Development of Statistical Models to Predict the Compressive Strength of Concrete Produced Using Quarry Dust as Partial Replacement for Fine Aggregate
1Kolo, D. N. and 1 Enwongulu, J. O.
1Department of Civil Engineering, Federal University of Technology, Minna, Nigeria
DOI: 10.36108/laujoces/2202.80.0120


Concrete is an assemblage of Cement, aggregates and water. The most frequently used fine aggregate for concrete production is sand sourced from river banks. The continuous use of this river sand as a result of rapid infrastructural development has resulted in its scarcity and often high cost. This paper examines the suitability of using quarry dust (QD) as partial replacement for fine aggregate in concrete production. Preliminary test (specific gravity) was conducted on the aggregates to determine their suitability for concrete production. Concrete with 5, 10, 15, 20 and 25% QD – Fine aggregate content was cast with a mix ratio of 1:2:4. The freshly prepared Quarry Dust Concrete (QDC) was cast in moulds measuring 150 x 150 x 150mm and cured using ponding method. The Compressive strength result shows that replacement of fine aggregate with QD leads to a general increase in compressive strength of concrete. Statistical package for the Social Sciences (SPSS) version 21 was utilised to develop the linear regression models for the 7 and 28 days compressive strength of the QDC. The developed models were found to be sufficient in predicting the 7 and 28 days compressive strengths with R2 values of 98.9% and 95.2 % respectively.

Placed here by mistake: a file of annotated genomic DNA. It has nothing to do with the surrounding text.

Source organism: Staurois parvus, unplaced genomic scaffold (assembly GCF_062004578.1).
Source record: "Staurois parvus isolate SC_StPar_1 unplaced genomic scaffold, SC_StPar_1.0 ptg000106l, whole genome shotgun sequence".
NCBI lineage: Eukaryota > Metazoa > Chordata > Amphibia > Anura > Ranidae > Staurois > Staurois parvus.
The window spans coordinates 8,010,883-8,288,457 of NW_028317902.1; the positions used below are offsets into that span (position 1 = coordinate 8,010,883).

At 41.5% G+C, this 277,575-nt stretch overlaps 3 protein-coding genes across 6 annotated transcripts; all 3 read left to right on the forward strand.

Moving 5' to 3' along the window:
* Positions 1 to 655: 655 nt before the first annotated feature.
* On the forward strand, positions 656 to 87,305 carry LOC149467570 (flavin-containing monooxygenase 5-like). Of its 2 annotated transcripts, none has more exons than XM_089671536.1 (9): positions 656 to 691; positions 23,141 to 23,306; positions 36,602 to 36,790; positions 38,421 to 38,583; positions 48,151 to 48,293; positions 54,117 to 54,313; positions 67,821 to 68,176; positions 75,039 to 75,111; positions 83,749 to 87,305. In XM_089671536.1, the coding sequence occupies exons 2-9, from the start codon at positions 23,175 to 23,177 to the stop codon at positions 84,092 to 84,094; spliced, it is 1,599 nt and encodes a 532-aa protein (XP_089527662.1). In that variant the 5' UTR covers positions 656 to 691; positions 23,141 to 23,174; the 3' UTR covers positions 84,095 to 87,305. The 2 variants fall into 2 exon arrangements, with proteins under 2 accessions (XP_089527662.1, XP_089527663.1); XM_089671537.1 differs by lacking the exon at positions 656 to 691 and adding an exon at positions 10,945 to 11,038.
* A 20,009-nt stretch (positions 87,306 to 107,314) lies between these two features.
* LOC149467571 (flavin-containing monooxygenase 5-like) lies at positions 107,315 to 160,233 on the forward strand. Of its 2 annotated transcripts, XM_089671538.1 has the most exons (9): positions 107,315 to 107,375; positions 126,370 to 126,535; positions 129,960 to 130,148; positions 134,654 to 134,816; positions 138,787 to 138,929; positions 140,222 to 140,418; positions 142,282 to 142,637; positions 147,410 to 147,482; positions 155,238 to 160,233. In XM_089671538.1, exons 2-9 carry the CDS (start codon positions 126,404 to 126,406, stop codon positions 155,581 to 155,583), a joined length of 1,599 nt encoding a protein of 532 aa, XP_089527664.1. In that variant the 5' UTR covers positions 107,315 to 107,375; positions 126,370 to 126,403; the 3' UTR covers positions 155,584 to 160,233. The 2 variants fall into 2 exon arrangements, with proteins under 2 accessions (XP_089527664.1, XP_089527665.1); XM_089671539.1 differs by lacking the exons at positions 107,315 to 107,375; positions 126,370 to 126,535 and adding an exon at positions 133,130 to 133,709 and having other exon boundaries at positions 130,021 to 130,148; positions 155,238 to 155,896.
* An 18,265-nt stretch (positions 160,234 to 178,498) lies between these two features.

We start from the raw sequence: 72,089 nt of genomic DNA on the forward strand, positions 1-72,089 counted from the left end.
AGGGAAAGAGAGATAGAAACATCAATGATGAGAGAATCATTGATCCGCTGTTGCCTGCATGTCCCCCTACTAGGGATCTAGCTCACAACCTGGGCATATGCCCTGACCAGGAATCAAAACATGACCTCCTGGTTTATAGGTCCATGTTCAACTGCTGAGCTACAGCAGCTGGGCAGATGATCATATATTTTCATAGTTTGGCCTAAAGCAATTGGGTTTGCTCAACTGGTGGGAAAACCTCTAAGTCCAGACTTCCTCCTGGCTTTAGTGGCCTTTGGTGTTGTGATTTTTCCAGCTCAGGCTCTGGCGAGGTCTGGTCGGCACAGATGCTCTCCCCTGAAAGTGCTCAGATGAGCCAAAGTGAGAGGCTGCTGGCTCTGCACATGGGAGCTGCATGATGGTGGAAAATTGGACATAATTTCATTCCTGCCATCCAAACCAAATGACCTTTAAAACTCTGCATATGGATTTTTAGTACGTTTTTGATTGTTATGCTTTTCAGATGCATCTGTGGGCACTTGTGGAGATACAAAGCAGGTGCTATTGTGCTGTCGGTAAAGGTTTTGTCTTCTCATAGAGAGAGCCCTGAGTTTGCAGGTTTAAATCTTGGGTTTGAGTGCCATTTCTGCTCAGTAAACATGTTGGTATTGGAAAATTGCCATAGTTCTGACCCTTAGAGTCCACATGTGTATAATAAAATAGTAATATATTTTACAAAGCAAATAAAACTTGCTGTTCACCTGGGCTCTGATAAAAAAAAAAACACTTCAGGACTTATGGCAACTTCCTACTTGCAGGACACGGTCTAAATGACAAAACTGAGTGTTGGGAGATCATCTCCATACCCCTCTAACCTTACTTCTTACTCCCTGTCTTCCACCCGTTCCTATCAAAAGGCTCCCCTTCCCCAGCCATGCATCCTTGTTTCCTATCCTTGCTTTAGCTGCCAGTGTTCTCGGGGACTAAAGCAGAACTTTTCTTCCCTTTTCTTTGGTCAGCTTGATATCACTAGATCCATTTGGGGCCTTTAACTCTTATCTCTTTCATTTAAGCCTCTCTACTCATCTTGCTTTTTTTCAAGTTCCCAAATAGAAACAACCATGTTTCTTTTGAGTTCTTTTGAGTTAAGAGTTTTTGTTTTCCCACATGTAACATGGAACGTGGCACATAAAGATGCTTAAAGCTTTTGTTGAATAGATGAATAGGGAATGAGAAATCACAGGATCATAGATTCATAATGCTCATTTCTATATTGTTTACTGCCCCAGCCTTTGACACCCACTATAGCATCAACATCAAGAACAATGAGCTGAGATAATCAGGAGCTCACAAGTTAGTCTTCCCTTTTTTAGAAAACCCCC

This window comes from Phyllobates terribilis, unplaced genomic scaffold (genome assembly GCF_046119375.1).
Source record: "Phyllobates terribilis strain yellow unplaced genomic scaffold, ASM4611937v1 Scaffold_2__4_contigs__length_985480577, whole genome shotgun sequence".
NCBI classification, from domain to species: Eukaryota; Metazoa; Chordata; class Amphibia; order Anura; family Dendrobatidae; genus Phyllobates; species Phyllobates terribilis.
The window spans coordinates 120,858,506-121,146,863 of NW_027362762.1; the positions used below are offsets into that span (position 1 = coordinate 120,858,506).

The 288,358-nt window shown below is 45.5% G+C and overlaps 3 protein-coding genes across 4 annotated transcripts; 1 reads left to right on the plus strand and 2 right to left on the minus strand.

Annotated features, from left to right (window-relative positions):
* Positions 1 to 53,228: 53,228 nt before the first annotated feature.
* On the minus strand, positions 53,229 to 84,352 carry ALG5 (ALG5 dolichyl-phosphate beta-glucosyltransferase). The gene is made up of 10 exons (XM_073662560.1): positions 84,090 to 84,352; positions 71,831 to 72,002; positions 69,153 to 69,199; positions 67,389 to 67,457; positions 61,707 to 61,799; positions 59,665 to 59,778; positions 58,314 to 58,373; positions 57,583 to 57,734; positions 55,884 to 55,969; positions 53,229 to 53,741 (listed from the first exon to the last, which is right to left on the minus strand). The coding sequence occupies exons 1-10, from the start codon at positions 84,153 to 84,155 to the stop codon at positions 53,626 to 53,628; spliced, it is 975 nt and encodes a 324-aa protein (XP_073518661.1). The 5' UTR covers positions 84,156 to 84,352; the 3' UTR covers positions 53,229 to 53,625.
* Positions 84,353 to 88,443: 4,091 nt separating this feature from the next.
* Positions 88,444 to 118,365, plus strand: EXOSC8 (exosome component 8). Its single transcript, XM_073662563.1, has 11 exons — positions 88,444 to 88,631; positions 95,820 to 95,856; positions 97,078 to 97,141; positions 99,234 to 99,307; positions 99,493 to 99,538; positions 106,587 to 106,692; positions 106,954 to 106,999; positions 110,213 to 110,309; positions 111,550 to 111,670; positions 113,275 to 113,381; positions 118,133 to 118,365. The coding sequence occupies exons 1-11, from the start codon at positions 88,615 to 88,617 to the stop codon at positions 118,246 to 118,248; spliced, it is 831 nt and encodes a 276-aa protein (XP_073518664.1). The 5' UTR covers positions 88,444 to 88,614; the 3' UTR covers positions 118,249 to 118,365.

Keywords: Concrete, Compressive Strength, Model, Quarry Dust


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